Caroline Brandt (’10) is working with Professors Stephen Brooks and Deborah Brooks on the effects of international law and institutions on American public support for intervention in foreign conflicts. Caroline used Politics and Law funds to purchase time on a survey experiment conducted by YouGov/Polimetrix. Caroline randomly divided her sample into several groups of subjects who read brief articles describing US intervention in another country. The different groups of subjects read either that one of several international organizations had endorsed the intervention, that it was defensible under international law, or that no international organization endorsed the intervention. By comparing the percentage of respondents who support US intervention under different scenarios, Caroline hopes to determine which international institutions have the greatest effect on domestic support for intervention.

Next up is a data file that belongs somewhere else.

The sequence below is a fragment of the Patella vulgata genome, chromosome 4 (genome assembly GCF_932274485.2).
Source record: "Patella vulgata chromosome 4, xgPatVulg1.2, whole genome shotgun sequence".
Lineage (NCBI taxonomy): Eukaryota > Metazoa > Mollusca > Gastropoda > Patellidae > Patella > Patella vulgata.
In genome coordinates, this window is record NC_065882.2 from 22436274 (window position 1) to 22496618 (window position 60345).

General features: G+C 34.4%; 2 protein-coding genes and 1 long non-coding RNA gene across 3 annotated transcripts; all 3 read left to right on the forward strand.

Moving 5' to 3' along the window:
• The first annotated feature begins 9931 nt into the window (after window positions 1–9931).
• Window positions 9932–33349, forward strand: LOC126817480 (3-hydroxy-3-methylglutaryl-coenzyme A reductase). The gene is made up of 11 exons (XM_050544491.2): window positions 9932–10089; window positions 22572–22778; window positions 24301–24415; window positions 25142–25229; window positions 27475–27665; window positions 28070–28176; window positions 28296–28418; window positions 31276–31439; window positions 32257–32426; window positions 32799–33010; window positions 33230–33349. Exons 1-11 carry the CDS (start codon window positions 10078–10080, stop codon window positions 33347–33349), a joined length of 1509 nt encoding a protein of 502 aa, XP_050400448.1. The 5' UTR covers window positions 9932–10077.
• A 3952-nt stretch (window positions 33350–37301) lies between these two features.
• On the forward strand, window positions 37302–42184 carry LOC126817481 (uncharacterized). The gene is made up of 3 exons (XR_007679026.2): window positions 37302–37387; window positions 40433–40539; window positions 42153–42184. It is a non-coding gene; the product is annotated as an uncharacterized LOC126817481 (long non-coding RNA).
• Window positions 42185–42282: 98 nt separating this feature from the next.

Yunsieg Kim (’12) sought to begin his senior thesis research early by exploring the feasibility of a study of mandatory sentencing laws. South Korea last year adopted mandatory prison sentences for public officials convicted of corruption. The mandatory sentencing laws give judges some discretion to consider the severity of the crime, extenuating circumstances, and the health of the convicted. Yunsieg spent the summer of 2009 interviewing judges, prosecutors, and other public officials in South Korea about the implementation and effects of mandatory sentences. He also gathered data on the size and number of contracts for public works projects across local government districts before and after the mandatory sentencing law passed. One manifestation of stricter controls on corruption may be that more companies receive smaller government contracts since before the law passed it was widely believed that a few companies amassed large government contracts as a result of corruption. Yunsieg plans to write a senior thesis on mandatory sentencing laws and is now exploring the feasibility of comparing US and South Korean implementation of mandatory sentences.